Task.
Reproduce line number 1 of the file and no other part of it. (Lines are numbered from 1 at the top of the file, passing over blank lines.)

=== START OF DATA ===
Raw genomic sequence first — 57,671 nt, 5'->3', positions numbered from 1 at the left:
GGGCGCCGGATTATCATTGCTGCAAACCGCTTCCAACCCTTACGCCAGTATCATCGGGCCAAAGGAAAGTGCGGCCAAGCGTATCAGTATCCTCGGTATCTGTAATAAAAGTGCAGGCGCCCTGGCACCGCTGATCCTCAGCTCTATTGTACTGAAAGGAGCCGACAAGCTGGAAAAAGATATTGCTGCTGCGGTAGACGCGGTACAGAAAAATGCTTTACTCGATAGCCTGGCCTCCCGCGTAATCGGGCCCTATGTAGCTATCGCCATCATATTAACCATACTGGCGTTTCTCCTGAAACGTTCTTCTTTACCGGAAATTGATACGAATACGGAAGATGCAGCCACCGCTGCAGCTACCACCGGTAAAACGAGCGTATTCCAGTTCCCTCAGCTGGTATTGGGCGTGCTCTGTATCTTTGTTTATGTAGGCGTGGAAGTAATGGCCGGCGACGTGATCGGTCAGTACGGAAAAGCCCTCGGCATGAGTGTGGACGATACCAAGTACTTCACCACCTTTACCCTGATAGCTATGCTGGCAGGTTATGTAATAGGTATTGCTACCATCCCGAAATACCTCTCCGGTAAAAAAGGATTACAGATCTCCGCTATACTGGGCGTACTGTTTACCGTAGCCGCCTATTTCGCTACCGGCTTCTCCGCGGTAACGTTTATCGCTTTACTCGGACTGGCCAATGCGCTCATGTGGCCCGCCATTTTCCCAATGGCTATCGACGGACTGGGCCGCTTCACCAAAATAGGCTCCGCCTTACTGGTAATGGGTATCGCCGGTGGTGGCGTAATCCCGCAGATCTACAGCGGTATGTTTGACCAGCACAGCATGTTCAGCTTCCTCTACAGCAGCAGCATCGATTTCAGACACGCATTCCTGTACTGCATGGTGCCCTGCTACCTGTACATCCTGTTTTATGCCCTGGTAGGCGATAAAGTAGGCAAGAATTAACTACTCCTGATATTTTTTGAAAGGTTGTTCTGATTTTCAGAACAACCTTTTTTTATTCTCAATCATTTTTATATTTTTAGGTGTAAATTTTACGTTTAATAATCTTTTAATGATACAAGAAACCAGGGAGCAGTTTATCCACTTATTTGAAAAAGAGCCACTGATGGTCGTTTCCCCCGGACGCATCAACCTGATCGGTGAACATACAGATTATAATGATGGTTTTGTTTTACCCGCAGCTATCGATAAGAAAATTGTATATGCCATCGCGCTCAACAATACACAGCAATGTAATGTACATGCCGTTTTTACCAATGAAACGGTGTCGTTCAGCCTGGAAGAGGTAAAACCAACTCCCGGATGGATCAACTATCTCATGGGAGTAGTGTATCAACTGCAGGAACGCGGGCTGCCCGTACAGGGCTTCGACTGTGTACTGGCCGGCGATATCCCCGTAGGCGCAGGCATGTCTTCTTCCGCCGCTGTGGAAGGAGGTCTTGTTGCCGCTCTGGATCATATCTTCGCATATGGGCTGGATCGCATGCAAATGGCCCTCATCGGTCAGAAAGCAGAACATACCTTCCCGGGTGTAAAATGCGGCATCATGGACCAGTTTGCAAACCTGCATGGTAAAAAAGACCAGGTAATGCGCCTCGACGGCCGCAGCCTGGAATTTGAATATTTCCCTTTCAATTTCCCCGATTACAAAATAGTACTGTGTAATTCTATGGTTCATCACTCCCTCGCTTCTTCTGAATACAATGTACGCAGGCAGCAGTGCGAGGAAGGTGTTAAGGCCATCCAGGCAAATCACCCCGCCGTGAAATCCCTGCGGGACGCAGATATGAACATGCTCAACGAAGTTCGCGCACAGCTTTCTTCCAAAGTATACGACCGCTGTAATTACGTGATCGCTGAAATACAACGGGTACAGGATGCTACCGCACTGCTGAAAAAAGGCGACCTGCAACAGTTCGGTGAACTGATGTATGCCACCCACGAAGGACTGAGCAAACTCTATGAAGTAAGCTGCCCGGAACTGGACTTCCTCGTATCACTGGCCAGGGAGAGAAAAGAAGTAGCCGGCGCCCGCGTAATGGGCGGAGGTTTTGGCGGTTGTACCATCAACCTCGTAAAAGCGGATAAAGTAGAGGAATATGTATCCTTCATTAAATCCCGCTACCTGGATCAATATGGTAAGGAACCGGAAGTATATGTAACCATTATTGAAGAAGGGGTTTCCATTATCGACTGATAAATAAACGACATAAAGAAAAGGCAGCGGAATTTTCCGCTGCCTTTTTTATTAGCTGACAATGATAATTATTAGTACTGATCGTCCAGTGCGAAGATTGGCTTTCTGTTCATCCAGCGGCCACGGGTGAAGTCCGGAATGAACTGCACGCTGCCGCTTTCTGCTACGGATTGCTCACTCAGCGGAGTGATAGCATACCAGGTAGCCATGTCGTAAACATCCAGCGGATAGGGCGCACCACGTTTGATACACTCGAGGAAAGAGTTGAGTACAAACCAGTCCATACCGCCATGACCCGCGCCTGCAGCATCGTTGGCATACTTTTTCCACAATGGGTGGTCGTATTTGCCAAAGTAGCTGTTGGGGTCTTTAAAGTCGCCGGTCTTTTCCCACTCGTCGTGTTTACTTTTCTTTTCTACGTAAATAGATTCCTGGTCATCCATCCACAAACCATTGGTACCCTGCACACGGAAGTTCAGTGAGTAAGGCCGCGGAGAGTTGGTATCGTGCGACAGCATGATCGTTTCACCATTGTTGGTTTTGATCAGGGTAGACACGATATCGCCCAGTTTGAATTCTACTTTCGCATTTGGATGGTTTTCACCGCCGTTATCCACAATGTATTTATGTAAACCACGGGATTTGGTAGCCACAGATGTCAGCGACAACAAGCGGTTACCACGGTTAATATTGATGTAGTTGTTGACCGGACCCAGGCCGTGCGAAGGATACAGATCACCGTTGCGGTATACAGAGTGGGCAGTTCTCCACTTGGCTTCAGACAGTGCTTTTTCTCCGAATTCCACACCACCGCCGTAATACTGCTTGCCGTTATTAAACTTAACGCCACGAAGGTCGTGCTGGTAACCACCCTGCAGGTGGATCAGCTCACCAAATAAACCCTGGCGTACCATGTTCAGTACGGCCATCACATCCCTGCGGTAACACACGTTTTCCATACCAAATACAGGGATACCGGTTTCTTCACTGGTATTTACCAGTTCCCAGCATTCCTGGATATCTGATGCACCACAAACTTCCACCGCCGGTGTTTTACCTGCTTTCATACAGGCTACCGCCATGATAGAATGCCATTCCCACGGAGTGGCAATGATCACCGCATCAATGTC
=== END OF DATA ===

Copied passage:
Raw genomic sequence first — 57,671 nt, 5'->3', positions numbered from 1 at the left: